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Prior to Asian trade, US President Barack Obama made a speech on Iraq suggesting the country is now looking to for a new cabinet. Mr Obama’s endorsement of the developments has been seen as a positive by markets.
While it seems there is progress in Iraq, there are some contradictory comments on the Russia front at the moment. There were suggestions that Russia was withdrawing its troops from the eastern Ukraine border. However, NATO actually came out and said there are no signs of this happening and there is a high probability that Russia could intervene in eastern Ukraine still.
While equities are on the move, the concern at the moment is the fact that major FX pairs and assets such as gold remain relatively sidelined. This shows there is still a great deal of uncertainty as far as sentiment is concerned. Yesterday I highlighted there is a risk that equities could be sold into strength in the near term. It has been a quiet session on the Asian economic calendar, but tomorrow we get some key data out of China and Japan. Perhaps this is driving the cautious tone in those markets. In China we get industrial production, fixed asset investment and retail sales, whilst in Japan we have GDP and minutes.
Banks lead local gains and data impresses
The ASX 200 has outperformed the region today, with the banks really ramping up heading into CBA’s full-year results. All the big banks have posted gains of at least 1% and this has driven the local market’s gains.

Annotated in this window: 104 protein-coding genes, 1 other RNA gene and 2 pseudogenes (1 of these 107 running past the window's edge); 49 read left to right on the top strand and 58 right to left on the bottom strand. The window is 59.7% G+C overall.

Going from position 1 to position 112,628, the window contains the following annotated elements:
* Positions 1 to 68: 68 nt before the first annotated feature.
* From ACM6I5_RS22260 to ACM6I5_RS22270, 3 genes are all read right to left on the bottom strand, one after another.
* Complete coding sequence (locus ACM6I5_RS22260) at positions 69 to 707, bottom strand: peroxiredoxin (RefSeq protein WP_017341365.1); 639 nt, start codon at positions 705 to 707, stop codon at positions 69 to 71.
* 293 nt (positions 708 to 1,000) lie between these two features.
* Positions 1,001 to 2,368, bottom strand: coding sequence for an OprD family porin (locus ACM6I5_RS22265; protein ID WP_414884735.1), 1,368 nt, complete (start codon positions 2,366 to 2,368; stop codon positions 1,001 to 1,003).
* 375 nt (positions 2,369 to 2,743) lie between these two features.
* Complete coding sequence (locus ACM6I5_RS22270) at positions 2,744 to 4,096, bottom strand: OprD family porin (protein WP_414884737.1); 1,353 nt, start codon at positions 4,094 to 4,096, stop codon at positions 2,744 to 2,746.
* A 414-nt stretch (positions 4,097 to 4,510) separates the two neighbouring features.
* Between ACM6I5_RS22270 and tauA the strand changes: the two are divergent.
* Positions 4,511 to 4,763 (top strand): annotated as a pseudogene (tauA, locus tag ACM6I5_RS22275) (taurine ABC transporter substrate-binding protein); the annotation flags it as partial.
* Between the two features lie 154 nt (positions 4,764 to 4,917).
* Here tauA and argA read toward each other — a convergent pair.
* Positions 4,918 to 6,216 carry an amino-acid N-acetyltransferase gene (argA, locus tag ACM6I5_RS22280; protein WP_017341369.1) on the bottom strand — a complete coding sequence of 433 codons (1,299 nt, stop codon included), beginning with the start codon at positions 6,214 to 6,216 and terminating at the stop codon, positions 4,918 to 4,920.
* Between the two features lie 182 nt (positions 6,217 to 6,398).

We finally received some positive local data today which has contributed towards the banking gains we are seeing. The NAB business confidence and conditions surveys showed a strong bounce from the previous month. The house price index also showed a much better-than-expected 1.8% reading, beating estimates of around 1% growth. Credit card purchases also climbed in June, while balances retreated a touch. This is a very good sign as it shows a pick-up in spending and customers paying down debt. This is particularly positive for lenders and comes at a good time as jobs weakness is a concern. Following the bearish tone that had been set by last week’s jobs numbers, this data was well received today.
Bradken rallies off lows
Apart from the big gains for the banks, it has generally been risk-on for the local market, with materials plays among the leaders. Almost all reporting companies today also managed to log some gains including Bradken, Domino’s Pizza and GPT Group.
Bradken has perhaps been the most interesting one as the stock initially dropped sharply before a fairly significant bounce. While the headline figures all painted a horror image, including a 68% plunge in profit primarily driven by weak mining sector sales, there were some positives. The company saw an improvement in gross margins, heavy cost cutting with a reduction in the workforce, and cash flow generation seems to be in better shape. The restricting efforts are also tipped to really make an impact in FY15. While the results weren’t great, the company is also coming off a low base and even in the absence of guidance, some investors feel there is an investment case at these levels.
Softer open for Europe
Looking ahead to European trade, we are calling the major bourses mildly weaker, with a slight pullback envisaged after yesterday’s big gains. The economic calendar has been light so far this week, which probably explains the lack of direction in the single currency. Through Asia, we have seen the single currency slowly lose its grip on the 1.3400 handle against the greenback.
Later today we have the ZEW economic sentiment readings for Germany and the region to look out for. A sharp fall is being forecast for both readings and this is possibly why we are already seeing some downside in the single currency. Analysts have flagged geopolitical issues as potentially weighing on this data. Should it miss estimates, then a retest of this month’s lows in the 1.333 region could be on the cards. Data is limited in the US with the NFIB small business index reading and the federal budget balance being the main readings to keep an eye on.